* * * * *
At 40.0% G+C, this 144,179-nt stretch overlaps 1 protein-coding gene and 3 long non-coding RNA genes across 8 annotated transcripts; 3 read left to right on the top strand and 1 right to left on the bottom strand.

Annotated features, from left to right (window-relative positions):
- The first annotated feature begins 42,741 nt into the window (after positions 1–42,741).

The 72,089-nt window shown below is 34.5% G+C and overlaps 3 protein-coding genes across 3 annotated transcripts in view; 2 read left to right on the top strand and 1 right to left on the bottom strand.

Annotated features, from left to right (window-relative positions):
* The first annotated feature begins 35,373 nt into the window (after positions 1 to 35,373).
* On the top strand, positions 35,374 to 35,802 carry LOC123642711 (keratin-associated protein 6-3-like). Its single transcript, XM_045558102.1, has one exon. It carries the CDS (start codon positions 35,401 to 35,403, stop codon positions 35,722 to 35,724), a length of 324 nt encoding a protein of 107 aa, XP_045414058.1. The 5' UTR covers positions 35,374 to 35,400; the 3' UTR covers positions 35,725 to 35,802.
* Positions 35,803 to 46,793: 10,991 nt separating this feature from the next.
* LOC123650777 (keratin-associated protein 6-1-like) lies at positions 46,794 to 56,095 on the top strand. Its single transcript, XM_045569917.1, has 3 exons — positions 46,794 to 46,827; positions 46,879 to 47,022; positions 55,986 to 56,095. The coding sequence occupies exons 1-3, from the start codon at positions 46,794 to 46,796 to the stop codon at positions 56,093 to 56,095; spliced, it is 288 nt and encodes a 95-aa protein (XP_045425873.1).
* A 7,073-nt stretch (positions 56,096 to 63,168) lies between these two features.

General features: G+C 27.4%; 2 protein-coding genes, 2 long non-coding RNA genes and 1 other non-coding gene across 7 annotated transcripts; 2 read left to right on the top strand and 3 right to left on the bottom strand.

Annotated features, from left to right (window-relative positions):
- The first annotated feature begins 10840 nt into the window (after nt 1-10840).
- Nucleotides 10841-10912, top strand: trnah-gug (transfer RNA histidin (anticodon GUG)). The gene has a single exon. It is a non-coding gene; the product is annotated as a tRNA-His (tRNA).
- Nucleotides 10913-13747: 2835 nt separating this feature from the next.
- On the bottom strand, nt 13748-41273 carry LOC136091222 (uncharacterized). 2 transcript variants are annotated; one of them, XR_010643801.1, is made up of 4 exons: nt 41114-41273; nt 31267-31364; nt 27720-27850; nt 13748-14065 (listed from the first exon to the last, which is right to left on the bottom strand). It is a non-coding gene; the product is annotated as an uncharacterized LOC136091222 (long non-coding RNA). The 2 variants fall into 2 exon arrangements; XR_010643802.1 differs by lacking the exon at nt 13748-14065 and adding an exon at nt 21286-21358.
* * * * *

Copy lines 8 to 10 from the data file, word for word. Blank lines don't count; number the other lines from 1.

* Positions 35,803 to 46,793: 10,991 nt separating this feature from the next.
* LOC123650777 (keratin-associated protein 6-1-like) lies at positions 46,794 to 56,095 on the top strand. Its single transcript, XM_045569917.1, has 3 exons — positions 46,794 to 46,827; positions 46,879 to 47,022; positions 55,986 to 56,095. The coding sequence occupies exons 1-3, from the start codon at positions 46,794 to 46,796 to the stop codon at positions 56,093 to 56,095; spliced, it is 288 nt and encodes a 95-aa protein (XP_045425873.1).
* A 7,073-nt stretch (positions 56,096 to 63,168) lies between these two features.